So I've been obsessed, in recent weeks, with Walk Hard: The Dewey Cox Story (and no, if you're curious, you have not lived until a preschooler comes into your living room and announces "I want Dewey Cox!" Just in case you were wondering.) I've even bought the soundtrack, and have been listening to it in the car. But this has led to all kinds of interesting conversations with my newly relicensed teen, who has been picking my brain over the various forms of parody involved in the film and the music. The film, of course, rests its humor not so much on the actual biography of any given artist, but primarily on an intimate knowledge of rock, blues, and country music biopics. Thus it is not necessary (or helpful, in this particular case) to know anything about the actual Johnny Cash: a working knowledge of Walk the Line will serve nicely (seasoned with The Doors, The Buddy Holly Story, Ray, Grace of My Heart, Coal Miner's Daughter, any of the various Elvis and/or Beatles TV movies--you get the idea).
But the music is another matter entirely, and as we listened to the Cox parody "Black Sheep," I found myself trying to describe to her the song "Good Vibrations" and what it meant at the time, to music, to the idea of the pop star as auteur, to the model of the 3 minute verse-chorus-verse-chorus structure. It's harder to describe that sort of thing than one might imagine, even to a relatively receptive audience. (I earned this receptivity through repeated listenings to Metalocalypse, so she can listen to me lecture a bit). So we turn, as we often do, to the internets.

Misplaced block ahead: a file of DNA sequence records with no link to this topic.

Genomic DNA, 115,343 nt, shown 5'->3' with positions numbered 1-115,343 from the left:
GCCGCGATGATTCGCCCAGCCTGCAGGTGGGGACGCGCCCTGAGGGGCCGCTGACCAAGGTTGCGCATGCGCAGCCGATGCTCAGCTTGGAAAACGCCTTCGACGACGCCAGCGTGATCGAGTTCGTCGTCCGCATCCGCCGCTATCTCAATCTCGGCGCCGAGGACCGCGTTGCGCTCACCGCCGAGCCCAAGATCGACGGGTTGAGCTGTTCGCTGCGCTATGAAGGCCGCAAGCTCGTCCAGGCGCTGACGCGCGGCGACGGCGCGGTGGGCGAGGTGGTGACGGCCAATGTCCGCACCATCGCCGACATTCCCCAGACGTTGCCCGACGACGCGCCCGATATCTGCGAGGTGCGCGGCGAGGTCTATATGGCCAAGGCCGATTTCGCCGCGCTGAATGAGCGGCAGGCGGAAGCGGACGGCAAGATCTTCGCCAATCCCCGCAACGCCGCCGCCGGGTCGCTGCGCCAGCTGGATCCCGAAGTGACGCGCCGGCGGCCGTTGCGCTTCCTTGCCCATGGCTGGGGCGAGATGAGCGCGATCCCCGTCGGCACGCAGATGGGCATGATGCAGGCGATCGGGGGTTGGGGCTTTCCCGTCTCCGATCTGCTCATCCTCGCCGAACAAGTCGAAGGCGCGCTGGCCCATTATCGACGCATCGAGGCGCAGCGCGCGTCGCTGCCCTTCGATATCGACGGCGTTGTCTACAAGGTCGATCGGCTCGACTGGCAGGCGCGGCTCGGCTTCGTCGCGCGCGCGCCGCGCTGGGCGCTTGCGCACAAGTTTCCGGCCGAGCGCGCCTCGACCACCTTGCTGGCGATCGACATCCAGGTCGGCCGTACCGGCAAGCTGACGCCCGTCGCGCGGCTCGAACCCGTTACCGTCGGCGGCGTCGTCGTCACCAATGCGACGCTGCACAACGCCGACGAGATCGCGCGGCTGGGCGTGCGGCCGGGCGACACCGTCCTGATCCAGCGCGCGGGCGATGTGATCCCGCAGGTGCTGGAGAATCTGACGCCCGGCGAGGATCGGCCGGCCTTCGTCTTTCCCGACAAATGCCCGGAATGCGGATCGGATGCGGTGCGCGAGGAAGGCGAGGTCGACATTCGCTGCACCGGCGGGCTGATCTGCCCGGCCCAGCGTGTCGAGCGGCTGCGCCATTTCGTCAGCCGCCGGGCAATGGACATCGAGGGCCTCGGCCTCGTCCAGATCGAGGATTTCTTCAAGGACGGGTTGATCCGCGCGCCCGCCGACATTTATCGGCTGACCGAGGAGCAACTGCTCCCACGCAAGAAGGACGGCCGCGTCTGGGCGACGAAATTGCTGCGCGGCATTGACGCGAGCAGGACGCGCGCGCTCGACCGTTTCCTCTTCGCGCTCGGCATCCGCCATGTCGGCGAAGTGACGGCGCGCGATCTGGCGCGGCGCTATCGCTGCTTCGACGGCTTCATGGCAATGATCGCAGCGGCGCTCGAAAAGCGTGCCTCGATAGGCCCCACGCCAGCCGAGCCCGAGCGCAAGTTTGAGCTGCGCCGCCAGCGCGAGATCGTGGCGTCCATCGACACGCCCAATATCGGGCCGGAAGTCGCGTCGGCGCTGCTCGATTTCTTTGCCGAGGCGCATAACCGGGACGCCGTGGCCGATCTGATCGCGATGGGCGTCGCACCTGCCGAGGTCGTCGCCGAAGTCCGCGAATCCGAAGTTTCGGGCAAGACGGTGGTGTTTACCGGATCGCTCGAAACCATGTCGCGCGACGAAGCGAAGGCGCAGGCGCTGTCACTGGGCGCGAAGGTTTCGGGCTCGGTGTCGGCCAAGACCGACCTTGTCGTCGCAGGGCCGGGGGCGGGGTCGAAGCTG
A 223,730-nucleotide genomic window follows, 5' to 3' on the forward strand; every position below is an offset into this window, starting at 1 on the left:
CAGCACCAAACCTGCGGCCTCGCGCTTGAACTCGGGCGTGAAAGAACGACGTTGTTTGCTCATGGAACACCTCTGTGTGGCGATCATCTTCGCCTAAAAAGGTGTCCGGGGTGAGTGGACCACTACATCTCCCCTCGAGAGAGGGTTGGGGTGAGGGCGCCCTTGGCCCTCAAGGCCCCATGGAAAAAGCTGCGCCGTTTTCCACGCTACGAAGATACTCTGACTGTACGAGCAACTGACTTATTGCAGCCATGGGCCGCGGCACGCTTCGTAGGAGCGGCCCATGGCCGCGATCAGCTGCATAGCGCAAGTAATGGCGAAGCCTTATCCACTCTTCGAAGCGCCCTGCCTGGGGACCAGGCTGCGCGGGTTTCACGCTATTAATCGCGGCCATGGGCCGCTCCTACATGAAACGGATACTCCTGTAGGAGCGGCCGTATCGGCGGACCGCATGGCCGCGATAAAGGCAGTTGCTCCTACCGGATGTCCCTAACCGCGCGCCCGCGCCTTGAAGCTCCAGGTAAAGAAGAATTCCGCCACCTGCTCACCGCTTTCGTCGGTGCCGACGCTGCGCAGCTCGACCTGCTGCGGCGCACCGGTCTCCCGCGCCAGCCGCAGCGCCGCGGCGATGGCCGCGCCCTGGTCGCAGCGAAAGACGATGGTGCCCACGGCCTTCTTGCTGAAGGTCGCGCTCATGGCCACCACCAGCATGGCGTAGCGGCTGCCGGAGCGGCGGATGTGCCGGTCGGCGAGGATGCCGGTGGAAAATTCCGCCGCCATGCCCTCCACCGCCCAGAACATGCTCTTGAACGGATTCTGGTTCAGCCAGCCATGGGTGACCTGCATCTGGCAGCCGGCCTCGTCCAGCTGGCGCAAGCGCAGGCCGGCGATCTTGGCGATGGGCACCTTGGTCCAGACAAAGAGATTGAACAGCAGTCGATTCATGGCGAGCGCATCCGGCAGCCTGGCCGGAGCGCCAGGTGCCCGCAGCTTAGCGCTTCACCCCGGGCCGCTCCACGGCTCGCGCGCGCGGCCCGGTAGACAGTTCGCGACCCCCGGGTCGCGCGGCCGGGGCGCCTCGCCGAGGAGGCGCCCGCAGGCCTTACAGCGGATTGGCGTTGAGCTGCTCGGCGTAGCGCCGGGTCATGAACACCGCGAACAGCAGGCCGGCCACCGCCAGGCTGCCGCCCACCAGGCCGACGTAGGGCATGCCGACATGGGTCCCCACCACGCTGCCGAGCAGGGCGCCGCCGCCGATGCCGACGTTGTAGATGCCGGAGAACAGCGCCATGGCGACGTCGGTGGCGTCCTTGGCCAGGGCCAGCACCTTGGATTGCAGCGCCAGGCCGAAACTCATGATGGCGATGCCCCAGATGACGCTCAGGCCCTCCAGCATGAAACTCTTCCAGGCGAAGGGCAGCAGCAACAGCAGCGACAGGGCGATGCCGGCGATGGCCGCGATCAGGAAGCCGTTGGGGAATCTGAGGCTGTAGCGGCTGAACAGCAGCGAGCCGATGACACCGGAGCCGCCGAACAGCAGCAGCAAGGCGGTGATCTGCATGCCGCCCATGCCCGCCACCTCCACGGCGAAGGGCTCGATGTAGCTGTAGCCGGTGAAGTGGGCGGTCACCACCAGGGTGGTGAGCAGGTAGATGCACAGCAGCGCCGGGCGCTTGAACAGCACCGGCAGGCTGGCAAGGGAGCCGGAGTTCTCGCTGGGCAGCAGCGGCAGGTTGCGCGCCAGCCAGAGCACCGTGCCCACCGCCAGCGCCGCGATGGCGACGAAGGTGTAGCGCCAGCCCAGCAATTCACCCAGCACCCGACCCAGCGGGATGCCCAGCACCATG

Of course, anything so groundbreaking is going to be parodied multiple times, and I still somewhat prefer The Dukes of the Stratosphear's "Pale and Precious" as a parody, but "Black Sheep" is pretty compelling.
I would also throw in, more for storyline than music, Matt Dillon's terrific turn as Jay Phillips, the Brian Wilson-esque insane genius from the underrated 1996 film Grace of My Heart. Redd Kross, of course, have a brief role as his band, the Riptides, and feature a line which must have occurred to the actual Beach Boys at some point: while listening to Phillips' foray into orchestral rock (can't locate song title in brain, waiting for call back from beloved older brother, who will know), one of them asks "Okay, but how do we play this live?"
Anyway, if you're in the mood for a real lesson in influence, tribute, and parody, try listening to these all in a row. Totally trippy!